When Google announced the arrival of its earliest model of Glass – the wearable computer that looks like a suspended monocle – my newsroom at Digital First Media’s Thunderdome wanted to be among the first to experiment with this new tool that could potentially have huge implications for journalism.
In Google’s Glass Explorer program, interested participants tweeted and G+’ed to Google what they would do if they had a Glass (#ifIhadglass) and Google chose the first testers of the new device from this eager pool. My boss, Robyn Tomlin, was one such winner.
In the time since we got our newsroom Glass, it’s been passed around, tried out and experimented upon by a number of staffers. A few of my much-smarter co-workers are working on apps for the new toy. It is expected to be in wider release next year.
What’s next for Glass and journalism?
I had a lot of great brainstorming discussions at the Mixer with journalists and educators about the future for Glass in our industry. The New York Times already has an app out for the device, with many more sure to follow. Here are a few of the ideas tossed around in our informal brainstorm:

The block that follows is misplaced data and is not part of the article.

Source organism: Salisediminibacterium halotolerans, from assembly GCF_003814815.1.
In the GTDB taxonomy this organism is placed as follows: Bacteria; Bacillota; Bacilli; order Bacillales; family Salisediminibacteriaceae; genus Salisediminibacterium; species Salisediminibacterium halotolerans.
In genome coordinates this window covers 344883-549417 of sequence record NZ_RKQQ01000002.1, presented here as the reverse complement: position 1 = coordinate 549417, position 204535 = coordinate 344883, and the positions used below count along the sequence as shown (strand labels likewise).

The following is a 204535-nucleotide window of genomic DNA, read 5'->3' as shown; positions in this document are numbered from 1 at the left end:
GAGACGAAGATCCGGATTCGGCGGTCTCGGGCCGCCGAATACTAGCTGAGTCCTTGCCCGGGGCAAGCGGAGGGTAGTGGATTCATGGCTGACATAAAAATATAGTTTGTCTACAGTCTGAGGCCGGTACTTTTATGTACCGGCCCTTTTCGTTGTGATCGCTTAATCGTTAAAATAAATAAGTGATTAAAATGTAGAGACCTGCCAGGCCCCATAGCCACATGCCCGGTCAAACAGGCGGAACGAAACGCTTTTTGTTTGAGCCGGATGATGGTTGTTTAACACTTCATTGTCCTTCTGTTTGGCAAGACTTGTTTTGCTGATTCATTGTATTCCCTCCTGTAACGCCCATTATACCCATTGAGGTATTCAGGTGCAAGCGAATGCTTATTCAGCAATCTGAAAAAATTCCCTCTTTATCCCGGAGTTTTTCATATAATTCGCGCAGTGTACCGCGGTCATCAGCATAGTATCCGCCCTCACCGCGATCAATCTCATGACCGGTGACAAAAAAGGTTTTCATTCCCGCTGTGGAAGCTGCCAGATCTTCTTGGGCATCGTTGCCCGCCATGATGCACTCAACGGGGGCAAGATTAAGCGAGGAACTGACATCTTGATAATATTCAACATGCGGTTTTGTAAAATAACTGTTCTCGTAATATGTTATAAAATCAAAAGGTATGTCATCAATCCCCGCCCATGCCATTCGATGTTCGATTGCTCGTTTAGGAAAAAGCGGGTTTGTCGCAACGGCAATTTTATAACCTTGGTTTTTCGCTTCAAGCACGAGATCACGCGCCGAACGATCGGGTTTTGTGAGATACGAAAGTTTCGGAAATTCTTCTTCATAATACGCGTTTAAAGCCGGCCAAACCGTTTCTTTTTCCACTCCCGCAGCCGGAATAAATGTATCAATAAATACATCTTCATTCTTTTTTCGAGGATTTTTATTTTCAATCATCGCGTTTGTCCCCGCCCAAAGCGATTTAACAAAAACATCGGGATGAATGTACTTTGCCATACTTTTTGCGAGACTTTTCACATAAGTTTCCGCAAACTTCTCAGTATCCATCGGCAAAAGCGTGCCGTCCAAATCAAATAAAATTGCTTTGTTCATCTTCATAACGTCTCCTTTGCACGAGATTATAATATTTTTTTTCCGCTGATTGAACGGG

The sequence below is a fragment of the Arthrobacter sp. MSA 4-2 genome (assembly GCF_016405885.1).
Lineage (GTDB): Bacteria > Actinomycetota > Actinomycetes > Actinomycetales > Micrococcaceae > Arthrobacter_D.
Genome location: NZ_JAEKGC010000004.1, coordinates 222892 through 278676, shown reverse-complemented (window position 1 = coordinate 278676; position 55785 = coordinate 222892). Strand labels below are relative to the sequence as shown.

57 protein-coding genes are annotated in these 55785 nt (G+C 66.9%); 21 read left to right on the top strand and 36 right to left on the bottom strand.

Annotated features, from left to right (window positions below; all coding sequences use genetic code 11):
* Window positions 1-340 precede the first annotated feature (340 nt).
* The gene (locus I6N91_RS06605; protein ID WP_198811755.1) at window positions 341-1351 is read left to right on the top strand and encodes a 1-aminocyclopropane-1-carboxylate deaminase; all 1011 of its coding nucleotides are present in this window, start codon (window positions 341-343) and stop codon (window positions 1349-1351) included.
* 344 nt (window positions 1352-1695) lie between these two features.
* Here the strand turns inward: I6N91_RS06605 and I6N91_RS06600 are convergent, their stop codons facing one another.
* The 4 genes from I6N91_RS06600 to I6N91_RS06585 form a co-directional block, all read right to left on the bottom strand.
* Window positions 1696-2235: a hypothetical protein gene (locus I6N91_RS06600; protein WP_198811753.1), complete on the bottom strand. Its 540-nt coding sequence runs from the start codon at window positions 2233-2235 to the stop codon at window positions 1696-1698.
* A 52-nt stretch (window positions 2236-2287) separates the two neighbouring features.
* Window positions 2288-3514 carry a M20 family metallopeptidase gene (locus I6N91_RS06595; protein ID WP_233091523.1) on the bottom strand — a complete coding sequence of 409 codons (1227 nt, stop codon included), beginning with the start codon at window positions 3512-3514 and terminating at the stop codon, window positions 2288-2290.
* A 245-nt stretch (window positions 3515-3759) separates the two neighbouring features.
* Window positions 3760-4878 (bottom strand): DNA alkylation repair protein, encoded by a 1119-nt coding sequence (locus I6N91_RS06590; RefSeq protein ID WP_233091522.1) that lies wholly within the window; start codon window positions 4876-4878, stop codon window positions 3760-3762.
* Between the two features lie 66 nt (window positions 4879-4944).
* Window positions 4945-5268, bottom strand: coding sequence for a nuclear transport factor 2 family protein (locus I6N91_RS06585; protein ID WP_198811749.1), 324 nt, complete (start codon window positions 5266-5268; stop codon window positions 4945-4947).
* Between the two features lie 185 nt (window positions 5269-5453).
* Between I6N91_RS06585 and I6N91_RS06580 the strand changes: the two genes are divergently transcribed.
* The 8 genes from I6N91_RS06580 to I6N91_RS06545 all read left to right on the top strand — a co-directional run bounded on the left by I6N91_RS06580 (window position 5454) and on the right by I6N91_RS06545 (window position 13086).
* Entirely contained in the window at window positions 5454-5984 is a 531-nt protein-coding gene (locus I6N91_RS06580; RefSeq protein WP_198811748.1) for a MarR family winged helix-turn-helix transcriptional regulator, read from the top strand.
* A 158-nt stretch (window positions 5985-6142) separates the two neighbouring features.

- Incorporate augmented reality layering with reporter created and curated information about a local area or landmark. Look out the Glass and see historic news stories about that location, visualize restaurant tips, crime data, etc. The possibilities here are endless.
- Augmented Reality via Glass could also work great for monetization products: Home sale prices, product comparisons, etc.
- A reporter using Glass could more easily capture the chaos of a breaking news story. Imagine rushing into a war coverage situation, protest, storm, police situation, etc. with cameras at the ready to roll at a single command – all leaving your hands free for notes, tweets, etc.